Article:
2) A New Resolve (5 vv 16-26)

Because not only do we have a new fight, but also a new resolve. For the Holy Spirit enables us to battle against sin and gain ground towards holiness. And this works both positively and negatively.

a) Live by the Spirit- So first Paul tells us positively to live by the Spirit. Now Paul puts this in several ways in the passage. In verse 16 he tells us to live by the Spirit. In verse 18 that we are led by the Spirit. And in verse 25 to keep in step with the Spirit. It all amounts to same thing which is to go the Spiritís way. Every Christian has the Spirit by definition. And Paul tells us to go the way of the Spirit, to keep in step with the Spirit. So what does this mean in practice? Well Paul has told the Galatians back in chapter 3 v 2 about how they received the Spirit. He asked them whether they received the spirit through observing the law or by believing what they heard. And the implication as Paul develops it in chapter 3 is that they received the Spirit through hearing the message of the gospel, not by obeying rules and laws. In other words itís through the word of the gospel that the Spirit is applied to their lives. And so it is today. The Spirit continues to do his work through his word. He applies Godís word to us. He reveals our sin through his word and shows us the right way to go. So to go the Spiritís way is to be obedient to the Spiritís word, the Bible. It is he who inspired the Word, so keep in step with the Spirit by submitting to and obeying the word of God. Go the Spiritís way! And the wonderful thing is that the more we go the Spiritís way, the more we keep in step with the Spirit, the more he changes us and enables us to live his way. So Paul gives us that wonderful promise in verse 16: "Live by the Spirit, and you will not gratify the desires of the sinful nature." Itís not that we become sinless, but rather we find that are able to battle with sin and resist temptation. And so what does a life look like that is led by the Spirit? Verses 22-23: " But the fruit of the Spirit is love, joy, peace, patience, kindness, goodness, faithfulness, gentleness and self-control. Against such things there is no law." You cannot legislate for this sort of thing, says Paul, because itís a fruit. You cannot command someone to become more patient or gentle. Itís only something that the Spirit of God can do in our hearts. And notice that there is one fruit with nine different parts. So we cannot say, "Actually, Iím not too keen on becoming more self controlled." Because all nine are the one work of the Spirit in our hearts. And the staggering thing is that this fruit of the Spirit perfectly describes our Lord Jesus Christ. No-one else was perfectly loving and joyful and gentle and self controlled. So as the Spirit works in us applying his word to our lives, so he is making us more like Christ! Slowly but surely he is changing our desires. So whilst we all continue to battle with sexual temptation, yet the Spirit of God enables us to grow in faithfulness to our marriage vows and self control in what we watch or read. Whilst we all battle with gossip or malice, yet the Spirit of God is at work in us helping us to become more patient and gentle. That is what it means to be led by the Spirit. Itís to do with godliness first and foremost!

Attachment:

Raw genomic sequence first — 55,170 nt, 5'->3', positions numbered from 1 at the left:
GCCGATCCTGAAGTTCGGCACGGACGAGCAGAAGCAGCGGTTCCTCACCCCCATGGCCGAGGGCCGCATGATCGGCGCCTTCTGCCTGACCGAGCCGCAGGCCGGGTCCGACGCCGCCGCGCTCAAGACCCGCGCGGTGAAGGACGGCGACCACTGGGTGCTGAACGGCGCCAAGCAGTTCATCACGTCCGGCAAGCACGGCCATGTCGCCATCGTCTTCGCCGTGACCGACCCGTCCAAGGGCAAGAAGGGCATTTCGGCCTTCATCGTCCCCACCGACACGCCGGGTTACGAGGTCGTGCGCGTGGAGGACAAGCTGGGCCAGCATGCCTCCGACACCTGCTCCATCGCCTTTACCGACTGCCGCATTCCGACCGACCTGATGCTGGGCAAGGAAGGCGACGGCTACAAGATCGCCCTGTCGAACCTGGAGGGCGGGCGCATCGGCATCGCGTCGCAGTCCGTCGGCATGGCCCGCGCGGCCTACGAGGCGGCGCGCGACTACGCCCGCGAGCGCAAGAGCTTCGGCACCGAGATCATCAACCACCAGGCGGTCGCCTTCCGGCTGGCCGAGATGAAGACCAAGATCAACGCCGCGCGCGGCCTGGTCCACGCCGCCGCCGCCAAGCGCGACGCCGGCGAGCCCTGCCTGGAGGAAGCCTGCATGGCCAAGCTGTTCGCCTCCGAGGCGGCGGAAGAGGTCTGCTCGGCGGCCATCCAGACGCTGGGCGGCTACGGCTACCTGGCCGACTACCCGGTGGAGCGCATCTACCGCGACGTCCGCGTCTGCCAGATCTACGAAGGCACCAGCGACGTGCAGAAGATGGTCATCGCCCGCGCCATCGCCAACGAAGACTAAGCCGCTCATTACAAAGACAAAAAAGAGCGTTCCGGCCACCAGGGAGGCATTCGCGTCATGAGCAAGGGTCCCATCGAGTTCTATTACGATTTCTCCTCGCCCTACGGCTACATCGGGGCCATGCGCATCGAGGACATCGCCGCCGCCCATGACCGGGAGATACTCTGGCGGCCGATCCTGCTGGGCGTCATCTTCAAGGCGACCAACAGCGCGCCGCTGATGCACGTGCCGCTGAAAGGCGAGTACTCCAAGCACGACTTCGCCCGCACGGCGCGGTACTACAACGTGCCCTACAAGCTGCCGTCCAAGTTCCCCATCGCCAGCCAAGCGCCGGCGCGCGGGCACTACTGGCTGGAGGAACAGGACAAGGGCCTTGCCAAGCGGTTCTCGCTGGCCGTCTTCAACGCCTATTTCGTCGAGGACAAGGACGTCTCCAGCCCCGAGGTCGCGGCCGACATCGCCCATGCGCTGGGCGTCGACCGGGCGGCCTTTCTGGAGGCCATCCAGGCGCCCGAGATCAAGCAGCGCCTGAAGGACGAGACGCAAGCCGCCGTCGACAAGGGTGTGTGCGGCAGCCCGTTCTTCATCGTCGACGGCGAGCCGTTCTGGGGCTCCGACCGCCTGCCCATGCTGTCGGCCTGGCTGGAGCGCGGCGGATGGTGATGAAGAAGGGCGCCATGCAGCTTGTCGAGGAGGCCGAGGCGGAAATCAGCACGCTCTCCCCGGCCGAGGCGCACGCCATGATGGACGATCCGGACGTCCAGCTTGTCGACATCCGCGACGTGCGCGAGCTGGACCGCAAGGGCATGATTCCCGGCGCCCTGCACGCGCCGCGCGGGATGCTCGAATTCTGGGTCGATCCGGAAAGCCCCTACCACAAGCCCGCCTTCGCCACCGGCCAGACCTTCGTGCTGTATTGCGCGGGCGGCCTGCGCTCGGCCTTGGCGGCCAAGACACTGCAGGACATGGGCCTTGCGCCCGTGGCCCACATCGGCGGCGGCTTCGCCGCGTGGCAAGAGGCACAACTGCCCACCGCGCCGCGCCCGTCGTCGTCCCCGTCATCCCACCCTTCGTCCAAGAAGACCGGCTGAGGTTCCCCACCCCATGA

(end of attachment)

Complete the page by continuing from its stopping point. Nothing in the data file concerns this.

But maybe youíd say: "Yes, but I donít think I am growing in patience. Iím still as grumpy as I was. I still find it hard to resist gossip at the school gates or in the office." Well remember that the work of the Spirit takes time. Fruit takes a long time to develop. This is not something that happens overnight. And often it takes others to see how we have grown. You might have found it a real struggle to be patient, but someone else can see youíve really grown in faithfulness to the people of God, or you are so much more self controlled in your use of time or money. Your love for Godís word has grown in leaps and bounds. Is that you? Well, then the Spirit of God is at work in you. But perhaps such a worry about lack of growth may be a warning to us as well. It may be we are neglecting the Spiritís means of change. Maybe you have been neglecting the Bible these past months. Your church commitment is something that has slipped down the priority list. The Homegroup is not even on your radar. You see, we cannot expect the Spirit of God to work in us regardless of how we behave. Paul says we must keep in step with the Spirit if we are to see his work in our lives. So if you want grow as a Christian, live by the Spirit. Go the Spiritís way.